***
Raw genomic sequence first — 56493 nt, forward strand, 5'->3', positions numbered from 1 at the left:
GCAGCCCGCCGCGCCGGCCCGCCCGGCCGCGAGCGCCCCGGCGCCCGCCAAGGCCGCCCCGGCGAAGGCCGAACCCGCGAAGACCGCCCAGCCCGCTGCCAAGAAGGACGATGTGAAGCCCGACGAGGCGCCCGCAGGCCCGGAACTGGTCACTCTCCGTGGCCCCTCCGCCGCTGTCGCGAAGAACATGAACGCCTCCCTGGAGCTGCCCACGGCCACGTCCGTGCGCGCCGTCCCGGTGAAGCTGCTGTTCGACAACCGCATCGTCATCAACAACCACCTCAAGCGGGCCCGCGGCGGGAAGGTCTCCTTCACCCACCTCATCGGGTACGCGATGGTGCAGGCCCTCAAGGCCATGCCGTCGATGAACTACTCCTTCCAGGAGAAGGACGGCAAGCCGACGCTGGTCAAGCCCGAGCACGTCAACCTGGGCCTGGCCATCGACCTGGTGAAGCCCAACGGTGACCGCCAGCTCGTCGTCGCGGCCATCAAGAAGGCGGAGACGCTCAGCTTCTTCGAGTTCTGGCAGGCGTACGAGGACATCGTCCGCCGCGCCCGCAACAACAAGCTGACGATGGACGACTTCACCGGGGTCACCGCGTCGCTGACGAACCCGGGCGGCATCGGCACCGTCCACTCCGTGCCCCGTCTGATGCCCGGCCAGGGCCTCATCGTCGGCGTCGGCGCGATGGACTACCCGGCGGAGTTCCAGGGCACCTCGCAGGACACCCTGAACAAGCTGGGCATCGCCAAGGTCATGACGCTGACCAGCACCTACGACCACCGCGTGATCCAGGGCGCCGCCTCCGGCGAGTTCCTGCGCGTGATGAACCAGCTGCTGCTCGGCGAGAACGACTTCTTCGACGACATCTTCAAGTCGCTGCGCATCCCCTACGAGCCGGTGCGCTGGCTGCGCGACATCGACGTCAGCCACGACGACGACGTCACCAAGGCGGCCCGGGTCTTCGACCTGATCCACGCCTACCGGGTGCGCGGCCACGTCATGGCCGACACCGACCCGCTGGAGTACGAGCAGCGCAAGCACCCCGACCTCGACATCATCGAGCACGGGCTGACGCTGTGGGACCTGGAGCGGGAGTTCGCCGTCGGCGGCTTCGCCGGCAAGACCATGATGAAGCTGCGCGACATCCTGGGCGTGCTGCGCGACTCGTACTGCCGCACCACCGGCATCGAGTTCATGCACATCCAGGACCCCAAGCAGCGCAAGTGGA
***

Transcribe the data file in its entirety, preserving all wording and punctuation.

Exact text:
Raw genomic sequence first — 56493 nt, forward strand, 5'->3', positions numbered from 1 at the left:
GCAGCCCGCCGCGCCGGCCCGCCCGGCCGCGAGCGCCCCGGCGCCCGCCAAGGCCGCCCCGGCGAAGGCCGAACCCGCGAAGACCGCCCAGCCCGCTGCCAAGAAGGACGATGTGAAGCCCGACGAGGCGCCCGCAGGCCCGGAACTGGTCACTCTCCGTGGCCCCTCCGCCGCTGTCGCGAAGAACATGAACGCCTCCCTGGAGCTGCCCACGGCCACGTCCGTGCGCGCCGTCCCGGTGAAGCTGCTGTTCGACAACCGCATCGTCATCAACAACCACCTCAAGCGGGCCCGCGGCGGGAAGGTCTCCTTCACCCACCTCATCGGGTACGCGATGGTGCAGGCCCTCAAGGCCATGCCGTCGATGAACTACTCCTTCCAGGAGAAGGACGGCAAGCCGACGCTGGTCAAGCCCGAGCACGTCAACCTGGGCCTGGCCATCGACCTGGTGAAGCCCAACGGTGACCGCCAGCTCGTCGTCGCGGCCATCAAGAAGGCGGAGACGCTCAGCTTCTTCGAGTTCTGGCAGGCGTACGAGGACATCGTCCGCCGCGCCCGCAACAACAAGCTGACGATGGACGACTTCACCGGGGTCACCGCGTCGCTGACGAACCCGGGCGGCATCGGCACCGTCCACTCCGTGCCCCGTCTGATGCCCGGCCAGGGCCTCATCGTCGGCGTCGGCGCGATGGACTACCCGGCGGAGTTCCAGGGCACCTCGCAGGACACCCTGAACAAGCTGGGCATCGCCAAGGTCATGACGCTGACCAGCACCTACGACCACCGCGTGATCCAGGGCGCCGCCTCCGGCGAGTTCCTGCGCGTGATGAACCAGCTGCTGCTCGGCGAGAACGACTTCTTCGACGACATCTTCAAGTCGCTGCGCATCCCCTACGAGCCGGTGCGCTGGCTGCGCGACATCGACGTCAGCCACGACGACGACGTCACCAAGGCGGCCCGGGTCTTCGACCTGATCCACGCCTACCGGGTGCGCGGCCACGTCATGGCCGACACCGACCCGCTGGAGTACGAGCAGCGCAAGCACCCCGACCTCGACATCATCGAGCACGGGCTGACGCTGTGGGACCTGGAGCGGGAGTTCGCCGTCGGCGGCTTCGCCGGCAAGACCATGATGAAGCTGCGCGACATCCTGGGCGTGCTGCGCGACTCGTACTGCCGCACCACCGGCATCGAGTTCATGCACATCCAGGACCCCAAGCAGCGCAAGTGGA